Selection Start and End to Previous Transient and Play ⌥⌘← – Logic Pro X keyboard command of the day

Logic Pro X keyboard command of the day. #LogicProX @StudioIntern1

  Selection Start and End to Previous Transient and Play    ⌥⌘←

For that lightning-fast editing. Moves the selection (both start point and end point) to the previous transient and plays. At some point I will want to edit an audio file. This is a good place to start.

Audio File Editor overview – Logic Pro X

Most day-to-day audio editing tasks are performed in the main window and Audio Track Editor. The Audio File Editor is useful for removing pops and clicks in audio material, setting accurate crossover points for looped playback, correcting phase cancellation errors, and more.

 

 

⇧ SHIFT  –  ⌃ CONTROL  –  ⌥ OPTION  –  ⌘ COMMAND

Change Gain… ⌃G – Logic Pro X keyboard command of the day

Logic Pro X keyboard command of the day. #LogicProX @StudioIntern1

  Change Gain…   ⌃G

The keyboard command is overloaded with gain changing. In particular this command is used to change the gain of an audio file. It only functions when the Audio File editor is open.

NB when you open the “editor” window in the arrange window (click on the scissors icon) the editing panel opens with the “Track” editor chosen.

Changing gain in an audio file alters the file, hence a destructive change. Changing gain in a region is non-destructive.

I have only used the “Change Gain…” command when my attempts to “Normalize Gain” in regions fails to make a change. Typically I will normalize the gain of all of the regions/tracks to have peak levels of -12 dB to -6 dB. The only time I find this inappropriate is when I have a “live” recording where the band has performed the appropriate level-matching for the instruments/vocals.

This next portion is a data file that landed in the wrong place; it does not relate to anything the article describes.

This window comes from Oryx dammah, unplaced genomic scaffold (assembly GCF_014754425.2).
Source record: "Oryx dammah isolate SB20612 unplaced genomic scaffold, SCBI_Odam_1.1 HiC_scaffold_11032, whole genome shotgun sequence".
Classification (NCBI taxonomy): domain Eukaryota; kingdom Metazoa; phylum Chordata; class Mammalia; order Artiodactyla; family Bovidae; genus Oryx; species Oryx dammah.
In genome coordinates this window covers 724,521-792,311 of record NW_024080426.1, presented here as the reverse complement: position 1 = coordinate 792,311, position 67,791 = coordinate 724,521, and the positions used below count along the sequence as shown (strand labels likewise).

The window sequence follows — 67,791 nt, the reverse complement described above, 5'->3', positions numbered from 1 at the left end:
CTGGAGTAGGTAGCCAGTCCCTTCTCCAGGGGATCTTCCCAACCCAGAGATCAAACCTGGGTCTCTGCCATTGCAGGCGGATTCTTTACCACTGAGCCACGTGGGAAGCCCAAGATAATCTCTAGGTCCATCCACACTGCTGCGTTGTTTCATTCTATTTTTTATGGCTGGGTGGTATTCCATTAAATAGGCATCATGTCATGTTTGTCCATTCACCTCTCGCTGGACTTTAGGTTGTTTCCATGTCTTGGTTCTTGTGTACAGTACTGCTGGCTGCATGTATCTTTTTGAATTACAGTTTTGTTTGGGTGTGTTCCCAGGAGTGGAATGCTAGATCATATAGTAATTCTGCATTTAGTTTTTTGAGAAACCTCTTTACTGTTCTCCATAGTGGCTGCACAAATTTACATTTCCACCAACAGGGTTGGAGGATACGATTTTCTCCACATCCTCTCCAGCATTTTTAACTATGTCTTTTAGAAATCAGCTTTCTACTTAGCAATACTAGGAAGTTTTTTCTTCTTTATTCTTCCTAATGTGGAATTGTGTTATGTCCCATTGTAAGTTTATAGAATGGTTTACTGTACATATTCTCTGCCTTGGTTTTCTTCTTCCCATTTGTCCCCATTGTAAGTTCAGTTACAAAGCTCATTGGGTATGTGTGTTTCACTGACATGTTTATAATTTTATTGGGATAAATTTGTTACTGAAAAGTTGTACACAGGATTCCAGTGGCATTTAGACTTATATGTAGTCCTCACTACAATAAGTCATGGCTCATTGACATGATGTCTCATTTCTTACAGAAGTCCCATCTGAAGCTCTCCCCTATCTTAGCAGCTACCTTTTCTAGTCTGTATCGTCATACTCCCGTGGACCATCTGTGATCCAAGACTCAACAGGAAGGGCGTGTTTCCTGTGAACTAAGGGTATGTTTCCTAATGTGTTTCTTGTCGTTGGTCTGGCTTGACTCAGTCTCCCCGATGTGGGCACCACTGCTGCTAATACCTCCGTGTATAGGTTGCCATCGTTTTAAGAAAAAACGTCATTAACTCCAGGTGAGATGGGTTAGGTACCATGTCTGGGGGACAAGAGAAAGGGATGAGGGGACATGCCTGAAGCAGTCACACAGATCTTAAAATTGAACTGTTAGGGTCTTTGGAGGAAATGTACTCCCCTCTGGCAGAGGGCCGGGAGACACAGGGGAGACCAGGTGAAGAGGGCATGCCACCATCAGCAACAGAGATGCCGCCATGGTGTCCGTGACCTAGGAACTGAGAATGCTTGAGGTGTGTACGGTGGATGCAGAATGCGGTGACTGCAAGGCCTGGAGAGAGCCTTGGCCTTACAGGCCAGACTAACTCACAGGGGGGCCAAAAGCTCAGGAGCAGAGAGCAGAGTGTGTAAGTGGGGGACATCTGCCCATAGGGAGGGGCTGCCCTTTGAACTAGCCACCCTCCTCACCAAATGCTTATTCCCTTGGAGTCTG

When normalizing gain I occasionally find regions that do not change. This happens when the maximum level in the audio file is 0 dB. Logic won’t adjust it. I don’t know if this is a bug or a feature. Clearly I have no use for audio files at 0 dB peak, so I adjust the audio file -0.1 dB (relative) which lowers the maximum from 0 dB. At this point the normalize gain commands will actually change region gain as I wish.

The “Apply Normalize Region Gain Again” command is also assigned to ⌃G. This is active whenever the arrange window is open, as well as in the Audio Track Editor.

Set audio file levels – Logic Pro X

 

You can use the Change Gain command to change the level of an audio file in the Audio File Editor. Typically used on an entire audio file, this command can also be used to boost portions of it.

 

 

 

⇧ SHIFT  –  ⌃ CONTROL  –  ⌥ OPTION  –  ⌘ COMMAND

Save Selection As… ⌥⌘S – Logic Pro X keyboard command of the day

Logic Pro X keyboard command of the day. #LogicProX @StudioIntern1

  Save Selection As… ⌥⌘S

Located in the Audio File Editor.

Select a portion of an audio file (e.g. a kick drum hit) and save it as an audio file. Guess it can come in handy.

Audio File Editor overview – Logic Pro X

Important: Most edits and functions performed in the Audio File Editor are destructive. This means the actual data of audio files is changed. Although you can undo edits and processing commands, you should work with copies of your audio files, rather than the originals.

 

 

⇧ SHIFT  –  ⌃ CONTROL  –  ⌥ OPTION  –  ⌘ COMMAND